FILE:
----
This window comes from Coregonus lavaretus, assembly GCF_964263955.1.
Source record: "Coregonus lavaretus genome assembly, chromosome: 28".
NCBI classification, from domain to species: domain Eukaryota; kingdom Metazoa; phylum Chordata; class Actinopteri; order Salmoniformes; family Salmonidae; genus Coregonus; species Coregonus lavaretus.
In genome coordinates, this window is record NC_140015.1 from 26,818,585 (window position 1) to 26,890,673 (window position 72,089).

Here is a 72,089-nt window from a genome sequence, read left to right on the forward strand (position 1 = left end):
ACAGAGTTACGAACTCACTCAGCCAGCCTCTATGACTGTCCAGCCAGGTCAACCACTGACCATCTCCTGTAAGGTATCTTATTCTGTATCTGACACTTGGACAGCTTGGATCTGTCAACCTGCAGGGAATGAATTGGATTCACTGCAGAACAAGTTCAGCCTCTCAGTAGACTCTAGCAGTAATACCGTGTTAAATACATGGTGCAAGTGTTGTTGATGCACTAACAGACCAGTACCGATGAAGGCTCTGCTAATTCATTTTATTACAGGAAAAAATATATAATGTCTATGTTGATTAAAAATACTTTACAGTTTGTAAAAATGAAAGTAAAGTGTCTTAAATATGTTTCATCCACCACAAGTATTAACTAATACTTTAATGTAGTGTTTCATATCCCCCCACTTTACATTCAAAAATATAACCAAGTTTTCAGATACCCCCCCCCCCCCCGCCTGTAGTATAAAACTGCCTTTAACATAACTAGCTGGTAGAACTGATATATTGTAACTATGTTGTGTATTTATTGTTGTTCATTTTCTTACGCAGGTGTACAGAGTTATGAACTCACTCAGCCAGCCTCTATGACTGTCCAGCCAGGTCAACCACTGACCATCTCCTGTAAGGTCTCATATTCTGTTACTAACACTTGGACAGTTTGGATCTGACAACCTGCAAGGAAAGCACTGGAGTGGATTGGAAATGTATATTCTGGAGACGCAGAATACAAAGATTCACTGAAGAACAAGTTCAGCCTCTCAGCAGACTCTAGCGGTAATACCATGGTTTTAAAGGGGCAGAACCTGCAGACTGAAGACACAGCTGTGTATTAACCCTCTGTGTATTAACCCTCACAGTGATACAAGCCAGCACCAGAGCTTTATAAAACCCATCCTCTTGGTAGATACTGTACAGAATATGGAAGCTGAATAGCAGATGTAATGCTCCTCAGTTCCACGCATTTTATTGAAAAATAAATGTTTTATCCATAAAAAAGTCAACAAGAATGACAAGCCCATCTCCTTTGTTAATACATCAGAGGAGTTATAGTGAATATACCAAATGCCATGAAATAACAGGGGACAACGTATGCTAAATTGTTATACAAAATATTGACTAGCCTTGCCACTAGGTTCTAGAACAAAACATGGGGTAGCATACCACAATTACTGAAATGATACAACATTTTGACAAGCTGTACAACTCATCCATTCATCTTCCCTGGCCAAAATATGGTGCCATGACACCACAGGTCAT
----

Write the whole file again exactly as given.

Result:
This window comes from Coregonus lavaretus, assembly GCF_964263955.1.
Source record: "Coregonus lavaretus genome assembly, chromosome: 28".
NCBI classification, from domain to species: domain Eukaryota; kingdom Metazoa; phylum Chordata; class Actinopteri; order Salmoniformes; family Salmonidae; genus Coregonus; species Coregonus lavaretus.
In genome coordinates, this window is record NC_140015.1 from 26,818,585 (window position 1) to 26,890,673 (window position 72,089).

Here is a 72,089-nt window from a genome sequence, read left to right on the forward strand (position 1 = left end):
ACAGAGTTACGAACTCACTCAGCCAGCCTCTATGACTGTCCAGCCAGGTCAACCACTGACCATCTCCTGTAAGGTATCTTATTCTGTATCTGACACTTGGACAGCTTGGATCTGTCAACCTGCAGGGAATGAATTGGATTCACTGCAGAACAAGTTCAGCCTCTCAGTAGACTCTAGCAGTAATACCGTGTTAAATACATGGTGCAAGTGTTGTTGATGCACTAACAGACCAGTACCGATGAAGGCTCTGCTAATTCATTTTATTACAGGAAAAAATATATAATGTCTATGTTGATTAAAAATACTTTACAGTTTGTAAAAATGAAAGTAAAGTGTCTTAAATATGTTTCATCCACCACAAGTATTAACTAATACTTTAATGTAGTGTTTCATATCCCCCCACTTTACATTCAAAAATATAACCAAGTTTTCAGATACCCCCCCCCCCCCCGCCTGTAGTATAAAACTGCCTTTAACATAACTAGCTGGTAGAACTGATATATTGTAACTATGTTGTGTATTTATTGTTGTTCATTTTCTTACGCAGGTGTACAGAGTTATGAACTCACTCAGCCAGCCTCTATGACTGTCCAGCCAGGTCAACCACTGACCATCTCCTGTAAGGTCTCATATTCTGTTACTAACACTTGGACAGTTTGGATCTGACAACCTGCAAGGAAAGCACTGGAGTGGATTGGAAATGTATATTCTGGAGACGCAGAATACAAAGATTCACTGAAGAACAAGTTCAGCCTCTCAGCAGACTCTAGCGGTAATACCATGGTTTTAAAGGGGCAGAACCTGCAGACTGAAGACACAGCTGTGTATTAACCCTCTGTGTATTAACCCTCACAGTGATACAAGCCAGCACCAGAGCTTTATAAAACCCATCCTCTTGGTAGATACTGTACAGAATATGGAAGCTGAATAGCAGATGTAATGCTCCTCAGTTCCACGCATTTTATTGAAAAATAAATGTTTTATCCATAAAAAAGTCAACAAGAATGACAAGCCCATCTCCTTTGTTAATACATCAGAGGAGTTATAGTGAATATACCAAATGCCATGAAATAACAGGGGACAACGTATGCTAAATTGTTATACAAAATATTGACTAGCCTTGCCACTAGGTTCTAGAACAAAACATGGGGTAGCATACCACAATTACTGAAATGATACAACATTTTGACAAGCTGTACAACTCATCCATTCATCTTCCCTGGCCAAAATATGGTGCCATGACACCACAGGTCAT